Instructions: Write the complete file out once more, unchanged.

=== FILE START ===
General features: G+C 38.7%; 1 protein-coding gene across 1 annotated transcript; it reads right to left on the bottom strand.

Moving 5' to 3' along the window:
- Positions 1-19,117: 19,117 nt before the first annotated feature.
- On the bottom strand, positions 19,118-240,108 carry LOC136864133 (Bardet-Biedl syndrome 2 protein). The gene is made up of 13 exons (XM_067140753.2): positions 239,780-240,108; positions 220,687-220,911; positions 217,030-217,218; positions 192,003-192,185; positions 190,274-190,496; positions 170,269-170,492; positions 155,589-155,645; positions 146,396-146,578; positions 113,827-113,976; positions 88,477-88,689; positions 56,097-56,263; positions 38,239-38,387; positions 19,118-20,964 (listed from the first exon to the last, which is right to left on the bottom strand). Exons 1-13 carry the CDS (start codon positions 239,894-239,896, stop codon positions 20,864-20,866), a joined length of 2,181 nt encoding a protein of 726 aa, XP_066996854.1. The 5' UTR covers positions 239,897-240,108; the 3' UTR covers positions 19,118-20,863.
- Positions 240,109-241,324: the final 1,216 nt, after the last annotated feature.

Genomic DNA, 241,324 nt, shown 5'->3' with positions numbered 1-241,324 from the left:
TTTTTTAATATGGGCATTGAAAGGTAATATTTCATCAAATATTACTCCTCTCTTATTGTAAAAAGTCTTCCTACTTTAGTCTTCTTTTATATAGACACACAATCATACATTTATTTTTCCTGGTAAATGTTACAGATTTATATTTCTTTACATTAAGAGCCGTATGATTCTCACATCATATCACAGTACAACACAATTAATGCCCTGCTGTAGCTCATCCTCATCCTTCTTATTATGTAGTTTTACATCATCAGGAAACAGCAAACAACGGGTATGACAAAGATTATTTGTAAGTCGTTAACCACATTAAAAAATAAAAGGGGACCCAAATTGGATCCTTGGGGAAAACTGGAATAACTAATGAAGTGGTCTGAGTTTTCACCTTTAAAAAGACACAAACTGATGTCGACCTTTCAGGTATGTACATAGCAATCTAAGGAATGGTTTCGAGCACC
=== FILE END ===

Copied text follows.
General features: G+C 38.7%; 1 protein-coding gene across 1 annotated transcript; it reads right to left on the bottom strand.

Moving 5' to 3' along the window:
- Positions 1-19,117: 19,117 nt before the first annotated feature.
- On the bottom strand, positions 19,118-240,108 carry LOC136864133 (Bardet-Biedl syndrome 2 protein). The gene is made up of 13 exons (XM_067140753.2): positions 239,780-240,108; positions 220,687-220,911; positions 217,030-217,218; positions 192,003-192,185; positions 190,274-190,496; positions 170,269-170,492; positions 155,589-155,645; positions 146,396-146,578; positions 113,827-113,976; positions 88,477-88,689; positions 56,097-56,263; positions 38,239-38,387; positions 19,118-20,964 (listed from the first exon to the last, which is right to left on the bottom strand). Exons 1-13 carry the CDS (start codon positions 239,894-239,896, stop codon positions 20,864-20,866), a joined length of 2,181 nt encoding a protein of 726 aa, XP_066996854.1. The 5' UTR covers positions 239,897-240,108; the 3' UTR covers positions 19,118-20,863.
- Positions 240,109-241,324: the final 1,216 nt, after the last annotated feature.

Genomic DNA, 241,324 nt, shown 5'->3' with positions numbered 1-241,324 from the left:
TTTTTTAATATGGGCATTGAAAGGTAATATTTCATCAAATATTACTCCTCTCTTATTGTAAAAAGTCTTCCTACTTTAGTCTTCTTTTATATAGACACACAATCATACATTTATTTTTCCTGGTAAATGTTACAGATTTATATTTCTTTACATTAAGAGCCGTATGATTCTCACATCATATCACAGTACAACACAATTAATGCCCTGCTGTAGCTCATCCTCATCCTTCTTATTATGTAGTTTTACATCATCAGGAAACAGCAAACAACGGGTATGACAAAGATTATTTGTAAGTCGTTAACCACATTAAAAAATAAAAGGGGACCCAAATTGGATCCTTGGGGAAAACTGGAATAACTAATGAAGTGGTCTGAGTTTTCACCTTTAAAAAGACACAAACTGATGTCGACCTTTCAGGTATGTACATAGCAATCTAAGGAATGGTTTCGAGCACC